I'm doing my master thesis about the renewable energies. So my goal is to calculate how much it will cost to switch our fuel based energy generation to renewable energy generation. So my first thought was I use the levelized cost of electricity. I found some forecasts of how they will develop to 2050. So I made different scenarios in my thesis on of fast/slow the switch will be and now wanted to calculate the cost of them. So what I wanted to do is take those levelized costs of electricity (LCOE) and multiply it with the amount of electricity production different technologies have in my scenarios. After I did all those calculations I started to become sceptical if this all makes sense at all. Because I thought to myself if I look at the formula of LCOE, if you would change the amount of generated electricity it will also effect your LCOE, so lets say I produce more electricity through coal, this will decrease my LCOE and so on.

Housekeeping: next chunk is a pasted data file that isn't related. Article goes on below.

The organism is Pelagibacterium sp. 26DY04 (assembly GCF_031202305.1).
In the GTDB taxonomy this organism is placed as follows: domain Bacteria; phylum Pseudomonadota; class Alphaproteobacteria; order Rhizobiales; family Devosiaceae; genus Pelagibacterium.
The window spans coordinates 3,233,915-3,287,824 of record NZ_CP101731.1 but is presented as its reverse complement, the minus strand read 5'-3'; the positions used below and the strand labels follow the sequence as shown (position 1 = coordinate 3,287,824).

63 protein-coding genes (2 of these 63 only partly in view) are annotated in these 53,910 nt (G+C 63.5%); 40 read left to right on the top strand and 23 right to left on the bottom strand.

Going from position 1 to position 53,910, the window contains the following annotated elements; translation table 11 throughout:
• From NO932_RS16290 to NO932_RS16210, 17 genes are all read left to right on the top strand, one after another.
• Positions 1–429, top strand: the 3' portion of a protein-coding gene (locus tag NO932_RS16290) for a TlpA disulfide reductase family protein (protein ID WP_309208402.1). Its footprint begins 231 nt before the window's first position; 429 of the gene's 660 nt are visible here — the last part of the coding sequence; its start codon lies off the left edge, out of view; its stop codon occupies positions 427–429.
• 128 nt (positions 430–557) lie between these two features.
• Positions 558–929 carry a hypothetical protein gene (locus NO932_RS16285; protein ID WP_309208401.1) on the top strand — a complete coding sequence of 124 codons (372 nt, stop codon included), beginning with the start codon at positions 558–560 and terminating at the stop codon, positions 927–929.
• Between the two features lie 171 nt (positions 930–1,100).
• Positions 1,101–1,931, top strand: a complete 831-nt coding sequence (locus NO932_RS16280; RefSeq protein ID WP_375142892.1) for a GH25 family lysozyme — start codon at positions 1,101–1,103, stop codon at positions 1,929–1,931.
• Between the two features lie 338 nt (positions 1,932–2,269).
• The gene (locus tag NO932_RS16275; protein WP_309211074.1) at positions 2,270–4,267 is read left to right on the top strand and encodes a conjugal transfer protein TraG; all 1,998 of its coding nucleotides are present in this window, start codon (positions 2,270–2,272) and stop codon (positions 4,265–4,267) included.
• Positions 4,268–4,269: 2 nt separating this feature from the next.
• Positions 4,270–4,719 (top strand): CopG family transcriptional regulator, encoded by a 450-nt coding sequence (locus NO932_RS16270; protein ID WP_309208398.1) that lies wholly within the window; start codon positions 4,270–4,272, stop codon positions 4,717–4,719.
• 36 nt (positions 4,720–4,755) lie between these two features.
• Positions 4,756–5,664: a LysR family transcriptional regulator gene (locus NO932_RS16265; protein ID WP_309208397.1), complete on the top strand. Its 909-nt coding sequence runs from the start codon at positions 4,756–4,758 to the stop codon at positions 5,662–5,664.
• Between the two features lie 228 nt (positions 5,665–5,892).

I am kinda stuck in the middle of nowhere now, because one part in me tells me that this are basically the costs per unit so it makes sense what I did and the other thoughts I have is, it makes no sense.
in other words: Can I use the LCOE forecast of 2030 from those studies and multiply that with the amount of electricity produced for example in my 'scenario B' in the year 2030 ?
sidenote: scenario A, B, C and D have a different approach of how fast/slow the switch should be done, so lets say in scenario B I decided that in 2030 there will be already 60% of renewable energy, while scenario C is more conservative and the renewable energy is still beyond 20% of the whole generation.
Can someone please help me with my logical dilemma ?